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Published: October 10th 2006
Hot But Happy
The end of another day's teaching with no electricity - which means no fans - which means SWEAT - LOTS of it.
There’s more to life than goats
I’ve been a “resident” of Foundiougne since the 16th September - Two and a half weeks doesn’t make me a fully fledged resident I know but it’s enough for me to start feeling a bit more involved in the town and slightly less obsessed by the weather. It’s long enough for me to know the difference between two different types of Thiebu Dien (The “National Dish” comprising some kind of fried fish, rice of one of two colours, a mixture of obscure vegetables and the all important tamarind sauce which gives it the unique taste - I love it). Actually 3 types of Thiebu Dien if you include the one played on the “Tam Tams”
Yes, I’ve found myself a drumming teacher. Ousamane is actually the towns Maitre Batteur which means that he leads the group of 10-15 TamTam players in the town’s festivals and celebrations.
TamTamming isn’t sitting on Brighton Beach with a Djembe bought in the Lanes. TamTams are hard core - about 200 beats per minute with the left hand and double that with the right (which holds a stick). The rhythms are very complicated - most I simply
Jean-Pierre gets ready to get it on with the ladies
don’t get. Ousmane tells me that it will come and that in a couple of week’s time I’ll be joining his group in their “Korité” (end of Ramadan) performance and showing Foundiougne that the Toubab DOES have rhythm. My arms ache just thinking about moving that bloody stick that fast !
Things have looked up since I explained to my minder Jean-Pierre (14 year old boy trapped in the body of a 32 year old) that I really didn’t want to sit and watch like a lemon, understanding nothing (spoken that is) while he tried his luck with 3 girls working in his favourite restaurant. (Best line so far - apart from the daily mantra of “c’est pas prevu dans le budget” which covers everything from sellotape to paper for the printer - is, “if I talk to one of them the others will get jealous as they all want me”). Hmmm. I decided to leave the teenage wrestling behind and break out on my own, trying places on my own and generally making it known that I was keen to meet some real Foundiougne residents - so that I might grow to like the place I’ll be living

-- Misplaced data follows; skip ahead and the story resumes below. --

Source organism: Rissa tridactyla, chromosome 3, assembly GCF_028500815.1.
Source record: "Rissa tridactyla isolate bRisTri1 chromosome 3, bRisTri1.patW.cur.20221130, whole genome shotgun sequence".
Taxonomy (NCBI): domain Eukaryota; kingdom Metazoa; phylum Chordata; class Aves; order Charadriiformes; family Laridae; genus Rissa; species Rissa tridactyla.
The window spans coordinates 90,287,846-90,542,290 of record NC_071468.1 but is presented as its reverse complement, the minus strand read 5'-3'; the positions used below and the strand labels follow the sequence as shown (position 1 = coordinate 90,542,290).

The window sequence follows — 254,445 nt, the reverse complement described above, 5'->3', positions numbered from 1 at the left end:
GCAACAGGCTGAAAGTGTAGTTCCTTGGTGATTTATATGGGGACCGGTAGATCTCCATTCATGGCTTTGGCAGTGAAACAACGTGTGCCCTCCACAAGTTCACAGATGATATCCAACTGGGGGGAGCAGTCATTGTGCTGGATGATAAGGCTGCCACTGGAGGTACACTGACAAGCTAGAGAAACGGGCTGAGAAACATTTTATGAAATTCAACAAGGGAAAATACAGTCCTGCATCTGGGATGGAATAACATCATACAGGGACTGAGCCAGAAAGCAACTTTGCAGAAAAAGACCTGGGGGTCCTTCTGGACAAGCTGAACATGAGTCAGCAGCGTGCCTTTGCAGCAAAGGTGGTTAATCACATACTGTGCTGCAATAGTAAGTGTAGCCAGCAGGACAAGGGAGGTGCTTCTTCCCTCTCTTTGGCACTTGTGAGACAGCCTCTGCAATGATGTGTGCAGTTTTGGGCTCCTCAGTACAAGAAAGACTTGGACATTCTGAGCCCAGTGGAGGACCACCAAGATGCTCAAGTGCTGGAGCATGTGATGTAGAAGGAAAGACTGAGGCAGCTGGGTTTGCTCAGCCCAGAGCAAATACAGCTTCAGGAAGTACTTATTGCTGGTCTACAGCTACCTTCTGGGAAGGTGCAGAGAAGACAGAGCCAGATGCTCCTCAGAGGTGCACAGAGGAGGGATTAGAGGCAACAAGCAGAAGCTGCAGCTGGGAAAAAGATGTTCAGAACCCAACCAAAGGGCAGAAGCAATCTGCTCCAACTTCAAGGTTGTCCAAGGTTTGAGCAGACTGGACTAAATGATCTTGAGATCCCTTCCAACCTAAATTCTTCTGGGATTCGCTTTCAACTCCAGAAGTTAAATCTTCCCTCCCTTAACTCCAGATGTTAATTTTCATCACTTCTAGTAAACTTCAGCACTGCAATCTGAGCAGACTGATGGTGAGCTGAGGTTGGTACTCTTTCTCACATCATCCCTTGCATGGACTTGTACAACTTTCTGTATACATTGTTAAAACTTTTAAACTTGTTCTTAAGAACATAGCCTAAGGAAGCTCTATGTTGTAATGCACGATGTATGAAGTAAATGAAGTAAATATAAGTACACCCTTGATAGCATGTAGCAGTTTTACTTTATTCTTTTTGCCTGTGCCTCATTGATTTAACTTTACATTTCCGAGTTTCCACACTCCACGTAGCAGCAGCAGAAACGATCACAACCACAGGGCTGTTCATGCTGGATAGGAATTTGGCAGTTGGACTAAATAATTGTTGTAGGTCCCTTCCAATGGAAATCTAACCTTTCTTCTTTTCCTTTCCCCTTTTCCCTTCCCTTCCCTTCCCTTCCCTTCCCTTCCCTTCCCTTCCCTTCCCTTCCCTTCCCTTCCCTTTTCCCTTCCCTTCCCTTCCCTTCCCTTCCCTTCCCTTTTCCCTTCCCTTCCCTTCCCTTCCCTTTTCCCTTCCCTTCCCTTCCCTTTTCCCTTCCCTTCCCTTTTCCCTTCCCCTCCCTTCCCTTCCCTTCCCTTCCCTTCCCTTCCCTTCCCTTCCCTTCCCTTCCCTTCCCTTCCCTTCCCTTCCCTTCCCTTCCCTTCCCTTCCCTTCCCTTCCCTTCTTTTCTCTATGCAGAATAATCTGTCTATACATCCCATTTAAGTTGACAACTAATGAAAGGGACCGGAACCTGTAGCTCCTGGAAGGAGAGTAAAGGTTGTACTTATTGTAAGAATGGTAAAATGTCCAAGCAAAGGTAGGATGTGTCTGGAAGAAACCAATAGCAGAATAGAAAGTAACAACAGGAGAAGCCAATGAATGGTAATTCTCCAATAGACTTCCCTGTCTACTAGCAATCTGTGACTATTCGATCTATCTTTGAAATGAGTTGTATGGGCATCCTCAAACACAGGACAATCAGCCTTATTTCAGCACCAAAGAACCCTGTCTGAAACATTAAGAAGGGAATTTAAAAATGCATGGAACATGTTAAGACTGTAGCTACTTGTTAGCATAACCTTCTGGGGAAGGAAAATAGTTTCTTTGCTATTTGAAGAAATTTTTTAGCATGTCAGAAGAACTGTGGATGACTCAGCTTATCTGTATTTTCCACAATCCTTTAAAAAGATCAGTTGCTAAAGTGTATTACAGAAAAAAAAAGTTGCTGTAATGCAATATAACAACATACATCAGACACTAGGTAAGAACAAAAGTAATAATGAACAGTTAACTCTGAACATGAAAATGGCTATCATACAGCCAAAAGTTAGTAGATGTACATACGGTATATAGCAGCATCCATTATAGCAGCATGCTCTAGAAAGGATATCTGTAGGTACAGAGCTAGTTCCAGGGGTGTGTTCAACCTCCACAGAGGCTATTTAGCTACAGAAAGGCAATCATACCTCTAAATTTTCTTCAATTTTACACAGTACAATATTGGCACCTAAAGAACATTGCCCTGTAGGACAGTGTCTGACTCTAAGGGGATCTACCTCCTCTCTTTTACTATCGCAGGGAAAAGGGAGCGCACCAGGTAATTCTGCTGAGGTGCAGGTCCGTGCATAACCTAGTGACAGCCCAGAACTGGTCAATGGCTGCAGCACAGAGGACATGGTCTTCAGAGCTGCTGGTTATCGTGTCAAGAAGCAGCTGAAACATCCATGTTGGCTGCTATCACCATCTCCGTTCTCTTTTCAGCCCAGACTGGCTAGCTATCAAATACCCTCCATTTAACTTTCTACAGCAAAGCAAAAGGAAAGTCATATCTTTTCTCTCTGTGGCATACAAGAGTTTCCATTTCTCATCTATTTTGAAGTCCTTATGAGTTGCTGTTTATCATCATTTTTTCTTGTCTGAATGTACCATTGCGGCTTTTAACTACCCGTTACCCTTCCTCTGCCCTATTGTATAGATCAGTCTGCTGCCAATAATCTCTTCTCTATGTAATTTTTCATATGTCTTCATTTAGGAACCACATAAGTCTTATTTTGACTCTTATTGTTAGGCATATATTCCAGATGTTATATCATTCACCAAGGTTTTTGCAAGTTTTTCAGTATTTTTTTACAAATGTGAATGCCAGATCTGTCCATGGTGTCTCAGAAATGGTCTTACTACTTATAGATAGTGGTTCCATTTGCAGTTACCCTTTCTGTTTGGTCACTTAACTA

My hut at WAAME with another approaching thunderstorm behind
in until the start of November. That’s still 4 weeks away and they tell me that things will start cooling down after I leave - thanks!
Talking every day to Tabara the peanut seller opposite the Hotel De Ville led to an invitation to have dinner (yes, Thiebu Dien!) with her family and all of the in-laws. I was a hit with the kids, who loved my interpretation of “Frère Jaques” - the only French song I know apart from some by MC Solaar or Les Negresses Vertes.
Asking my students about drumming led to an invite to meet Ousmane at a mutual friends place. Michel is a French ex-pat who has lived in Foundiougne for 6 years. He runs an Auberge in town and is an avid planter of trees. He told me that when he first arrived, the road from Foundiougne to Kaolak ran through dense natural forest. Six years later and, apart from the odd Baobab and “Fromagère”, it’s pretty much vanished - stripped bare for charcoal and firewood. Proof, if I needed, that solar lighting and solar ovens really could have a big impact on deforestation.
I know have an open invite to drop by for a Pastis and Syrop de Menthe whenever I’m on that side of town.
I’m no longer “Tubab” (White man) to everyone in town. Word of mouth works quickly in a town like Foundiougne and I’m now being approached by people I’ve never met who know that I’m "Andy" and that I’m the one doing the solar training at WAAME. Playing havoc with my memory as I start wondering if I’ve already met them somewhere and have simply forgotten.
The teaching? You’ll have to read another entry to find out more about that but you can imagine it’s a bit tricky to teach people how to build solar panels when the main component, the solar glass, is still somewhere lost in a cargo hangar in Germany.
Teaching during Ramadan? Well, you just have to accept that after about 3 in the afternoon people will start to drop like flies, heads will lean on the desk and people will actually sleep unless you make sure that you do something practical, participative and engaging.
Teaching during Ramadan with no electricity, no fuel for the backup generator, no paper, no pens and no solar equipment - now there’s a challenge.
You know what - It’s hot and uncomfortable, frustrating, difficult, painful, exhausting and still riddled with mosquitoes but I’m really enjoying this challenge. The group are starting to imagine themselves running a small business and have started doing some market research before deciding on a range of products (yes Oli - I taught marketing. . . for a whole day !!!!). They’re enthusiasm, even with a complete lack of materials, is keeping me going and keeping me strong in the face of NGO bureaucracy and budgets. I feel very much alive.
MORE PHOTOS TO FOLLOW WHEN I HAVE A BETTER CONNECTION
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